|Elyzabeth Gregory Wilder|
Earlier this year I attended an audition and the performer chose as her contemporary piece a monologue I hadn't heard before. When I asked about it, she said it was from The Bone Orchard by Elyzabeth Gregory Wilder. She'd found it at New Play Exchange. I will read that someday, today I read this instead.
prov·e·nance (ˈprävənəns) n.It is also the name of the restaurant in the Cleveland Museum of Art. My wife and I love to dine in museums. We also love books, though it would be difficult for me to suggest I love books more than she. She has worked in several bookstores, in New York and Cleveland. I visited her in early 1995 when she was working for Shakespeare & Company, the one on West 81st Street, now demolished.
the place of origin or earliest known history of something.
"an orange rug of Iranian provenance"
synonyms: origin, source, place of origin; More
- the beginning of something's existence; something's origin.
"they try to understand the whole universe, its provenance and fate" - a record of ownership of a work of art or an antique, used as a guide to authenticity or quality.
"the manuscript has a distinguished provenance"
During her shift I sat in Cafe Lalo and wrote my first full-length play, The Vampyres.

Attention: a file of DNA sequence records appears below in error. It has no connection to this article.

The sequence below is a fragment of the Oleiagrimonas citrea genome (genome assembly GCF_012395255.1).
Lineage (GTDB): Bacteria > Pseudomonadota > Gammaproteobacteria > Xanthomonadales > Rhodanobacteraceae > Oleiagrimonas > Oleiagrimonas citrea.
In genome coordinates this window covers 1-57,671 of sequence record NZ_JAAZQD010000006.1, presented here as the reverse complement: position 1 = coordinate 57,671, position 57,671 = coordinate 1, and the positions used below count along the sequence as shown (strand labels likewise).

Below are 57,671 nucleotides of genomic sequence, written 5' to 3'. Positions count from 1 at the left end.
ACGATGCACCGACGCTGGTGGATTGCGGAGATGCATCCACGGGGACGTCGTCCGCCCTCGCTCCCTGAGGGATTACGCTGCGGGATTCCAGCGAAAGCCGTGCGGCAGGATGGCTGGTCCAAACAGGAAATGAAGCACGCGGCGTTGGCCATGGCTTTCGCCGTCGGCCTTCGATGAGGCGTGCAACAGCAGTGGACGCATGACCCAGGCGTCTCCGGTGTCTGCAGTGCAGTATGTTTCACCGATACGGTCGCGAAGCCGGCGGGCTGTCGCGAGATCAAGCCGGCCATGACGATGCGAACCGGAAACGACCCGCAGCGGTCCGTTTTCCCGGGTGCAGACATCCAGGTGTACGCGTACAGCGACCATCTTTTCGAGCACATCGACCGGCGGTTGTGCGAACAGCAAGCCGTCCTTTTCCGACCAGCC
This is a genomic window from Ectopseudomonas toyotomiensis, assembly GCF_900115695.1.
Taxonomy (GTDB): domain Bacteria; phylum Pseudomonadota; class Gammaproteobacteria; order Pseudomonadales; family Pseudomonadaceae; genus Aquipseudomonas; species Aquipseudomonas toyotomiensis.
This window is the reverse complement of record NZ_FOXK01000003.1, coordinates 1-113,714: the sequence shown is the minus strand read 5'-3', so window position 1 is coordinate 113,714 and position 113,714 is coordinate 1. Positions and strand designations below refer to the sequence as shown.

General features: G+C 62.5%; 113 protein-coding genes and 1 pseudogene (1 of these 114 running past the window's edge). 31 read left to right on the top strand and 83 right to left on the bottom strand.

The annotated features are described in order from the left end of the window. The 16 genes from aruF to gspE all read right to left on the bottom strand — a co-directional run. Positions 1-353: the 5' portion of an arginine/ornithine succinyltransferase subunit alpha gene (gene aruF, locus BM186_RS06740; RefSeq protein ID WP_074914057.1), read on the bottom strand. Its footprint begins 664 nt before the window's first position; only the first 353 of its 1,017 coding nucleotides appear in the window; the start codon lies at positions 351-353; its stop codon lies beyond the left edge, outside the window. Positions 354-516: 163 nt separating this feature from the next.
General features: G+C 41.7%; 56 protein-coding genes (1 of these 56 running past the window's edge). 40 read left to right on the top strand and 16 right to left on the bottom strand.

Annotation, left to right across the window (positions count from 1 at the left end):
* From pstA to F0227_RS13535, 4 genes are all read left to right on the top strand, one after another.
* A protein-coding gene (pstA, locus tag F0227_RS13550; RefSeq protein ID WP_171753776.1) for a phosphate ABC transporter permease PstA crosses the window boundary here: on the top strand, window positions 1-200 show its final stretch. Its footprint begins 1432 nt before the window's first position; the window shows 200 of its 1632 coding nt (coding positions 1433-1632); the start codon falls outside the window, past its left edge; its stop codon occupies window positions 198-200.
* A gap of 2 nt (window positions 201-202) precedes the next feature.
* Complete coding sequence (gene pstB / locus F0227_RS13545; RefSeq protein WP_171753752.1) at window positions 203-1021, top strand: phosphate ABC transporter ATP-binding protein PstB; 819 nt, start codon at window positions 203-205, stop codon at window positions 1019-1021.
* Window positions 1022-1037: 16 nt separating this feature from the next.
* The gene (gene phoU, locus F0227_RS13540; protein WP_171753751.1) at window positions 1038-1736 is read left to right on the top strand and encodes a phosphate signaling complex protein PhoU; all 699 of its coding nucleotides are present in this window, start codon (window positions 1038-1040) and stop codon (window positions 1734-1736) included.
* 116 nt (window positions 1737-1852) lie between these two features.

She often laments never having become a librarian. But she is an English teacher at an all-girls school, and while that's not the same thing it feels to me like a related thing. Because though there remains great gender disparity in who gets published, the care and maintenance of books, like the care and maintenance of most things, falls to women.
The best bookstores in Cleveland, Appletree, Loganberry, and Mac's Backs, are all owned and operated by women.
Books are bizarre artifacts; finite, as memory goes, but expansive. Pages have writing on both sides, and collapse into a neat package that can hold thousands of words or stories. Paper is impermanent, easily damaged by water or heat. Even so, some last thousands of years. I have books from my childhood, from my parents' childhood. This CD of priceless personal photographs I burned ten years ago is already damaged and worthless.
Wilder's play is not entirely about books, though that is its entry point. Two women with cross-purposes meet in a library, and the reluctant search for a rare book is on. Her crackling dialogue is positively Beckettian, expressing frustration and futility with knowing wit and absurdity. It is a magical tale about the things we keep, the tasks left undone, and the fear of making connection with those best-suited to take the journey with us.
This month I have taken the opportunity to read so many outstanding plays, so many stories, from such a diverse selection of talented and enchanting writers. In Provenance, one of Wilder's character observes that, "stories are meant to be shared." Isn't it so?